And your tooth enamel takes up those atoms when it first forms. So one could see that you must have lived in higher altitudes during that periods because the oxygen atoms in your enamel are lighter than those of people who grow up at a beach for example.

This also means if you first grew up in the mountains and the moved to a beach town, we could see this in your hair. Your hair holds the information of where you drank water in the past 3 months of your life. That’s also how criminal cases are solved sometimes.

Back to the initial question

I digressed a bit but I found this so exciting when I first heard about it. And it just shows that our water imprints on us and our surroundings. This makes water or better, deposited water in any form, an archive. We our selves are a climate archive with our teeth and hair. But so are glaciers, corals, stalactites and stalagmites, bogs and basically anywhere where water accumulates.

By affecting the cycle, e.g. by building concrete cities and roads and emitting toxic substances into the air that accumulate, we also have an impact on our water. As water forms around those substances as rain and carries it into the groundwater, glaciers and the oceans, we make our own water unusable in the long-term.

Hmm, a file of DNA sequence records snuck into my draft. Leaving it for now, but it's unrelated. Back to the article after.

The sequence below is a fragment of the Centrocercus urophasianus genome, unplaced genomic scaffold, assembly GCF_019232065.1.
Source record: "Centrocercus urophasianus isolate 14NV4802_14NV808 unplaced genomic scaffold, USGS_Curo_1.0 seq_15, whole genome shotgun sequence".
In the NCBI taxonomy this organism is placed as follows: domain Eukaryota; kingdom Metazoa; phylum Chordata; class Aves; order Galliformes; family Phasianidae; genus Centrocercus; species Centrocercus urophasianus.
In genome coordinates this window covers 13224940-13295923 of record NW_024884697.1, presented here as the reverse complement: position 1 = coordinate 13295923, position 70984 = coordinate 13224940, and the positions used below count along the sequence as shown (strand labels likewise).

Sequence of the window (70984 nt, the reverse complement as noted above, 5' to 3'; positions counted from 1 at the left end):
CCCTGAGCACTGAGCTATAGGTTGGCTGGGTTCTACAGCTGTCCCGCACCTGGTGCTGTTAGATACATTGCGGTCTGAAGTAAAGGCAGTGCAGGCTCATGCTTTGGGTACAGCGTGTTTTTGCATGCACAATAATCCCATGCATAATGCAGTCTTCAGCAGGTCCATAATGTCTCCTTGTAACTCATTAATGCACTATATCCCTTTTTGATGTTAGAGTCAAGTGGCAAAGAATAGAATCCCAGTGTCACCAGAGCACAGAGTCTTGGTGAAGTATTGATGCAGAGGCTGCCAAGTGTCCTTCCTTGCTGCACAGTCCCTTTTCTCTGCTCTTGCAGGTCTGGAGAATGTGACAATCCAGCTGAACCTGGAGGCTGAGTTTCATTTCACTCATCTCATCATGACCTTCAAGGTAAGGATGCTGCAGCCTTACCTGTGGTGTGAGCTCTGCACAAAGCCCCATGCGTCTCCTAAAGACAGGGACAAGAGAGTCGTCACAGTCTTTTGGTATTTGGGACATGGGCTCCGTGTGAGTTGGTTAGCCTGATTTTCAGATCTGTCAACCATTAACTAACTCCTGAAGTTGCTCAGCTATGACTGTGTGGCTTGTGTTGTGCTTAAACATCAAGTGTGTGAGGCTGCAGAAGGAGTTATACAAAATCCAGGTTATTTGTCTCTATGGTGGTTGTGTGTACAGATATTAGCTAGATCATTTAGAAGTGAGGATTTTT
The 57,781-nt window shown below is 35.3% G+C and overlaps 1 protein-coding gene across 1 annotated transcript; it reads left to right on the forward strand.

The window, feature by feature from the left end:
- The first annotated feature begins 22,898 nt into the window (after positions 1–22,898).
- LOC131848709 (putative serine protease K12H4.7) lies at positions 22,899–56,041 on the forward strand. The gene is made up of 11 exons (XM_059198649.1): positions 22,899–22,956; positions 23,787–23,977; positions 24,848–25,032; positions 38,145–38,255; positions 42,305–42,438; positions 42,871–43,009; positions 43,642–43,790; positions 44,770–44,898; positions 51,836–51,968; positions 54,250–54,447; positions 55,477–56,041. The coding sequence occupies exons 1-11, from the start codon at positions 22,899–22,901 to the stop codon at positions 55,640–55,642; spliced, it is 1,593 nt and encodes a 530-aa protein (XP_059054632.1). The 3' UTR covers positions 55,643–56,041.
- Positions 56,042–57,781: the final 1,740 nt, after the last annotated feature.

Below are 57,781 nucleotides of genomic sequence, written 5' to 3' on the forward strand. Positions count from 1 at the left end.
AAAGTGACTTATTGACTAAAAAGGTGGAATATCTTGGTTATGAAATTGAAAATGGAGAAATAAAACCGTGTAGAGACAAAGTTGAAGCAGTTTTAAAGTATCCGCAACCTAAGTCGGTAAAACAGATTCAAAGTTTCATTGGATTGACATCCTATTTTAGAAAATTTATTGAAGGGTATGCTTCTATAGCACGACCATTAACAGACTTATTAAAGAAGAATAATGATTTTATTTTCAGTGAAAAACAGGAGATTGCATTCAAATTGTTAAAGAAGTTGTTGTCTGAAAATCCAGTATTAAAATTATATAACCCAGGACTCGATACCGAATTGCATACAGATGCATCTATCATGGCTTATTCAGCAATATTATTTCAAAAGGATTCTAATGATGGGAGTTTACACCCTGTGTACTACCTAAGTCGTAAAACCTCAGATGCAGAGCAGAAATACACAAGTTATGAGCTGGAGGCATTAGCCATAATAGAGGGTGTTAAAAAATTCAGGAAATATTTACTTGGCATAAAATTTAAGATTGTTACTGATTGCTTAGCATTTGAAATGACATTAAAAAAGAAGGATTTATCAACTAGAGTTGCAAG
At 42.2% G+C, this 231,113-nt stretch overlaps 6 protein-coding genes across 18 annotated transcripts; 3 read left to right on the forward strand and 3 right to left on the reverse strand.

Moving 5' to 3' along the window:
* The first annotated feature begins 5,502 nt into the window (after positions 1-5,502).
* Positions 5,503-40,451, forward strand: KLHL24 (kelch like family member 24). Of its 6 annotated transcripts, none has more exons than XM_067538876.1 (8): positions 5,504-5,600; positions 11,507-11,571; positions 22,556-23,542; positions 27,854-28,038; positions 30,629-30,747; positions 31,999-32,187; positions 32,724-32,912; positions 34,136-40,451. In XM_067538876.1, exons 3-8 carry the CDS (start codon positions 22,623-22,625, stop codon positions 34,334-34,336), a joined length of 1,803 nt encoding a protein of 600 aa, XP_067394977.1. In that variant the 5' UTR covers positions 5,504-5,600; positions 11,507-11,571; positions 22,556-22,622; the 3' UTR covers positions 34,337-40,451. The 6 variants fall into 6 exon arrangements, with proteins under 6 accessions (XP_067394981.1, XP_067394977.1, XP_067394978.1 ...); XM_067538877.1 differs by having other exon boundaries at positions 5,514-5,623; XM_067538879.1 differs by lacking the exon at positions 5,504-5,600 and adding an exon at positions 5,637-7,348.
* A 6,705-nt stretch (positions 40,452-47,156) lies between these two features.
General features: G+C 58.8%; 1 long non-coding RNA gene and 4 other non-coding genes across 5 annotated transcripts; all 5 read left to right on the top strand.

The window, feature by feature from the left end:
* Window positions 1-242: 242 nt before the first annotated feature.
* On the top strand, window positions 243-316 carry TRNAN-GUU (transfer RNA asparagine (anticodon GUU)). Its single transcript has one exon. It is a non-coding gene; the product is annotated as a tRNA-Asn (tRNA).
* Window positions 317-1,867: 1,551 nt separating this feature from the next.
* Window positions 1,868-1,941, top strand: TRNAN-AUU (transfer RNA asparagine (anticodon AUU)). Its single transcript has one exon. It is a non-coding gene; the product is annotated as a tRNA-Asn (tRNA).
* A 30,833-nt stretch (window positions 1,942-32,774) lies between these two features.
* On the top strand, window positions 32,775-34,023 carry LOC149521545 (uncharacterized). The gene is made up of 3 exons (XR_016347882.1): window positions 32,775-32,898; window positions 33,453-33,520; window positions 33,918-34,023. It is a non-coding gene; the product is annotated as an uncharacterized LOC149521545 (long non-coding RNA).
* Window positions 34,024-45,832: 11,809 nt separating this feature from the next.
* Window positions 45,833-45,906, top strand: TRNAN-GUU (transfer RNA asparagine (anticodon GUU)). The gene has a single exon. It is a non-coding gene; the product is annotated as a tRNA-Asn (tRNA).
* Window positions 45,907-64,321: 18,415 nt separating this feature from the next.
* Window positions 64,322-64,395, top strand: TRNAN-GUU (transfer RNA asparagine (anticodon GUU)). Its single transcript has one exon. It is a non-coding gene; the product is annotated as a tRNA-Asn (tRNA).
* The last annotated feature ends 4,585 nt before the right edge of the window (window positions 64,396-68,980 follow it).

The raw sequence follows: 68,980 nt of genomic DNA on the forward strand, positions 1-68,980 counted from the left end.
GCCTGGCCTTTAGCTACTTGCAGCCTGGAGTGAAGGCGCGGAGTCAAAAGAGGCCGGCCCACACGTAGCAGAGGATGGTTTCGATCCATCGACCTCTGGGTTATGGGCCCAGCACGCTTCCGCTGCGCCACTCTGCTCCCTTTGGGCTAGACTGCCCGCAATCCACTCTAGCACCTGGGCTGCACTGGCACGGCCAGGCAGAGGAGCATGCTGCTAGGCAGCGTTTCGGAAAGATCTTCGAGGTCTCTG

It’s not really a visible connection, I get it, but the cycle goes on and on, water spreads around the globe, the deep oceans and high mountains. 70% of our planet is covered in water. Only 2,5% of those 70% are freshwater. And of those 2,5% freshwater, 1,75-2% is frozen in glaciers and only 0,5-0,75% is actually groundwater that we can access. Only 0,01% is surface water such as lakes or rivers.

So, you can see how precious water is

If you live somewhere, where drinkable water just comes out of your tap, you are extremely lucky! And with climate change, there is the serious question of how much longer you/I will be so lucky.

Also I hope to have shown you how water, like wind, connects us all, whether we are aware of it or not. We are not alone on this planet and our (dirty) actions have an effect on other people’s lives, often a more severe effect than they have on our own life initially.

Tell me, how is water treated where you live? Is it scarce, is it abundant? Is it a commodity or ‘just there for all’ or something sacred? Are you doing anything to preserve water? I am curious to hear from you guys!